Ex-Merrill Lynch adviser who stole from member of Dixmoor 5 gets 3 1⁄2 years for $3M fraud
Before he was sentenced, Marcus Boggs told the judge “I’ve dishonored myself and my reputation” and “what I did was wrong, there is no excuse.”
A member of the so-called Dixmoor 5 told a judge Thursday he doesn’t trust a lot of people after going to prison for a vicious crime for which he would later be exonerated — but he said he trusted Marcus Boggs.
Boggs, once a financial adviser at Merrill Lynch, offered to help Shainne Sharp manage the $5 million settlement Sharp received after he was cleared through DNA evidence of the rape and murder of a 14-year-old girl.
Then the feds say Boggs stole more than $800,000 of that money from Sharp as part of a 10-year, $3 million scheme that on Thursday landed Boggs a three-and-a-half-year federal prison sentence from U.S. District Judge Mary Rowland. Prosecutors said Boggs spent the money on international travel, expensive dinners and on multiple apartments in Chicago.
Rowland told Boggs he was “just living high — just living way, way, way beyond your means. And that’s just wrong.” The judge also said Boggs’ decision to steal from Sharp “really hurts. Because Mr. Sharp has suffered enough.”
Before he was sentenced, Boggs told the judge “I’ve dishonored myself and my reputation” and “what I did was wrong, there is no excuse.”
“Words can’t express how immensely sorry, remorseful and overcome with shame I am,” Boggs said.
But Sharp told the judge that Boggs “destroyed my life. I gave him every dime that I had. We sat up there — we planned out my whole life, for the rest of my life.” He said Boggs “needs to get what he deserves” and be “prosecuted to the fullest.”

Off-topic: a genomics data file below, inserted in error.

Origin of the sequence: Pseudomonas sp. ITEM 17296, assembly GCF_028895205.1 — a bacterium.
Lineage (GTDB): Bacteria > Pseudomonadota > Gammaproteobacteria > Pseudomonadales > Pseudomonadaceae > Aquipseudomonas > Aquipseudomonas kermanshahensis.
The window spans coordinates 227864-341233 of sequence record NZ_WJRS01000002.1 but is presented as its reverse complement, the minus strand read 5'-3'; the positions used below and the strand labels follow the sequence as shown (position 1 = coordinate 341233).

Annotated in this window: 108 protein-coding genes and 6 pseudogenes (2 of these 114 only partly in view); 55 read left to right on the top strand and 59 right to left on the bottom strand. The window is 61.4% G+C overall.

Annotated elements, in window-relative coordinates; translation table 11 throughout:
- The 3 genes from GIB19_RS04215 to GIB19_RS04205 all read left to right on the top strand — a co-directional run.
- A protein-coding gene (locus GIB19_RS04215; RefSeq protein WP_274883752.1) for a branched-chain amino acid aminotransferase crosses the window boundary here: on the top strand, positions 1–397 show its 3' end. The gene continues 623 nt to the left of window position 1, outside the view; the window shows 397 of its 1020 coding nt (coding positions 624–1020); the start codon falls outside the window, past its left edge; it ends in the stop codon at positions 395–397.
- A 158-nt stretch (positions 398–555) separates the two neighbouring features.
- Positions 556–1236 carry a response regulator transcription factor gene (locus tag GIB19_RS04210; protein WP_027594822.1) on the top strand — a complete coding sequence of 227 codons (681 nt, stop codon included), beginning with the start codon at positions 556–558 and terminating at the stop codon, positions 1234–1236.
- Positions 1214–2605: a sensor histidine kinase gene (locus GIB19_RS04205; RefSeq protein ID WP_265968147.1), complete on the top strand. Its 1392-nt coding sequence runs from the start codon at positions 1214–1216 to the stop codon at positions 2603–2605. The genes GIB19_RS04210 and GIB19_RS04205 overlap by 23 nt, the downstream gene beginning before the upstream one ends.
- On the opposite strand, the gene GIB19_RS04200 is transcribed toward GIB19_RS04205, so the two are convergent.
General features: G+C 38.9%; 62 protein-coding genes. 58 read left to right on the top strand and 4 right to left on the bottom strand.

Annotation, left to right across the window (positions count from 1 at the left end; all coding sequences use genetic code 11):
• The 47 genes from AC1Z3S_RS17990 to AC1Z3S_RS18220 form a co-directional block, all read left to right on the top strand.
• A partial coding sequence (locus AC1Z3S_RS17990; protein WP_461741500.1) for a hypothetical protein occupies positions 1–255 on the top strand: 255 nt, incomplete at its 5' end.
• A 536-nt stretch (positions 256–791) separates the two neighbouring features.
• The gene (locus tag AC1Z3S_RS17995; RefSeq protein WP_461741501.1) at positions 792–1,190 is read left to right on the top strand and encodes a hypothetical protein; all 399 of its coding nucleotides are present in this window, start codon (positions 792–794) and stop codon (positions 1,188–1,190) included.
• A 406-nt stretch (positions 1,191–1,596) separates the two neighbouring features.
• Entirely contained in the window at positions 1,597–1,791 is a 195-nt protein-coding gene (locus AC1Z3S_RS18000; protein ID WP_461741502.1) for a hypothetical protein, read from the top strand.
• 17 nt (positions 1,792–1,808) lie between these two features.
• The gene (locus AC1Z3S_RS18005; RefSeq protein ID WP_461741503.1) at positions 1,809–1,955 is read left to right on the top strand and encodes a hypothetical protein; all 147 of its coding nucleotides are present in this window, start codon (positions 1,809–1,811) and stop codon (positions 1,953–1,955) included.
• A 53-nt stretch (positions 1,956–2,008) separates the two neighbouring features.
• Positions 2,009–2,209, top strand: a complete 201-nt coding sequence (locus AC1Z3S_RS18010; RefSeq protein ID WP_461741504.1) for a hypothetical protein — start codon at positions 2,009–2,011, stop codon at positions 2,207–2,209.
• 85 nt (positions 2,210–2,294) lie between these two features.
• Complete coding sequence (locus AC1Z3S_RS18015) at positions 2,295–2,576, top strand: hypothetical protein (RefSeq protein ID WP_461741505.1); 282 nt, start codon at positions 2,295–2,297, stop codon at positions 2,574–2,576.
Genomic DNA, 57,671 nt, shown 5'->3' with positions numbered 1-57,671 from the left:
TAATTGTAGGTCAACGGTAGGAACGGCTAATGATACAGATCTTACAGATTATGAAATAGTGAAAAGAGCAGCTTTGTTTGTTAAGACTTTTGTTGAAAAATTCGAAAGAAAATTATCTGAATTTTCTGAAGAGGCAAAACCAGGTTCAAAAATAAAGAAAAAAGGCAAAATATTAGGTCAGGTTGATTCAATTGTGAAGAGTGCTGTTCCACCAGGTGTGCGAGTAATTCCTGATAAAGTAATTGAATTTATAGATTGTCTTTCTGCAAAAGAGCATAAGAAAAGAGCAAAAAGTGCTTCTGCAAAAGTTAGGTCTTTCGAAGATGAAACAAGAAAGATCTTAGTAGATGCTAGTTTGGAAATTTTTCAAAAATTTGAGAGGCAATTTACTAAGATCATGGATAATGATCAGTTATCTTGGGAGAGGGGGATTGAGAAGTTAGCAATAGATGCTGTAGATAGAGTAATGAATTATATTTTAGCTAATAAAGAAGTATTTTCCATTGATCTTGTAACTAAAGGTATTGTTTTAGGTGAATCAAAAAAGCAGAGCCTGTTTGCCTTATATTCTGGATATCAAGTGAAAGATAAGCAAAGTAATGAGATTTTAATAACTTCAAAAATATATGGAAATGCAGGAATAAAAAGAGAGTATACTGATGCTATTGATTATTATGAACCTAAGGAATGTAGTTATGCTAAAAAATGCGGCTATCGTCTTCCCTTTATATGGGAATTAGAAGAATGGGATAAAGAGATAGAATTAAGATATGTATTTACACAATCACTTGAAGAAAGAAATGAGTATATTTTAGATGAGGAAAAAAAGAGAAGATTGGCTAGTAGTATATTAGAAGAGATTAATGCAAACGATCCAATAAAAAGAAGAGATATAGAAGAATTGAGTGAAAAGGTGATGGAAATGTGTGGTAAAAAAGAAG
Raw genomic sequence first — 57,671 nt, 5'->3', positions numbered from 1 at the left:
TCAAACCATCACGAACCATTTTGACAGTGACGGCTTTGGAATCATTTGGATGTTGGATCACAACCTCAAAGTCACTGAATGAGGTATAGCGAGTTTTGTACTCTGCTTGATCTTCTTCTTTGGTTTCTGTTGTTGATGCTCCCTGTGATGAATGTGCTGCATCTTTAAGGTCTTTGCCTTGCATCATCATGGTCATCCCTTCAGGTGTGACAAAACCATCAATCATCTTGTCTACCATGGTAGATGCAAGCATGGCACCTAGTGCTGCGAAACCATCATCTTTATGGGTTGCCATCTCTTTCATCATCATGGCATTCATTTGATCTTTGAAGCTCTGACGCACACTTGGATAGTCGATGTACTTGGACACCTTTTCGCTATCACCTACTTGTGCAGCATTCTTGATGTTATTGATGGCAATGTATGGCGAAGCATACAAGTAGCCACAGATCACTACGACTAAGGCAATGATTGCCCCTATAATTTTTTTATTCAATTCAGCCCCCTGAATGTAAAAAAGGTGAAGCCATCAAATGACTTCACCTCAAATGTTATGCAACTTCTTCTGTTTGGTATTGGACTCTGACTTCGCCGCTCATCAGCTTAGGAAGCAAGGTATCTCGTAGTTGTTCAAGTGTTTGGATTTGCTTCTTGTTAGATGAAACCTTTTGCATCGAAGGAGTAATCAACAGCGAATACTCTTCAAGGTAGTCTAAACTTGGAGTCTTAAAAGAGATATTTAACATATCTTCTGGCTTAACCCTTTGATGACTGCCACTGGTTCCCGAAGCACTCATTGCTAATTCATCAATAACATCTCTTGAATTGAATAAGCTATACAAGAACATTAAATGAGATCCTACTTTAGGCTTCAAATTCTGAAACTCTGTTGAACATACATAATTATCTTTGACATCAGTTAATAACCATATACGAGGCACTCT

Defense attorneys David S. Weinstein and Kenneth E. Yeadon argued that Boggs stole just 16.3% of Sharp’s settlement and Boggs shouldn’t be held entirely responsible for Sharp’s financial situation. They also noted that Merrill Lynch later compensated Sharp, and its payment “far exceeded” the money Boggs stole.
Boggs pleaded guilty to wire fraud last March, more than a year after federal prosecutors first leveled criminal charges against him in August 2019. A Merrill Lynch spokesman said then that all victims in the case had been compensated.
The spokesman said Boggs worked for the firm from 2006 until 2018, when he was fired. Sharp previously confirmed he was among Boggs’ otherwise unnamed victims but spoke publicly during Boggs’ sentencing hearing Thursday. He spoke along with two other victims who also told the judge about the trust they had placed with Boggs.
The criminal complaint filed against Boggs in 2019 explained how Sharp was awarded the $5 million wrongful conviction settlement and turned to Boggs to manage the money. In a court memo filed last month, Assistant U.S. Attorney John D. Mitchell wrote that Boggs’ theft from Sharp stood out as “particularly egregious.”
Mitchell wrote that Boggs “amazingly” stole more than $800,000 from Sharp, knowing that Sharp had received that money “due to his wrongful incarceration for a rape and kidnapping” Sharp had not committed.
Though Sharp had thought the money would last his entire life, he told authorities that Boggs contacted him in May 2018 to tell him the bulk of the money was gone and his accounts would be closed. Though Sharp didn’t think he had spent the entire settlement, he said he trusted Boggs and believed him. That’s when he said he “hit rock bottom,” prosecutors said.
A lawsuit brought by Sharp, Robert Taylor, Jonathan Barr, James Harden and Robert Veal alleged that Illinois State Police teamed up with Dixmoor cops to frame the men — who were then teenagers — for the 1991 rape and murder of 14-year-old Cateresa Matthews.
The group became known as the Dixmoor 5.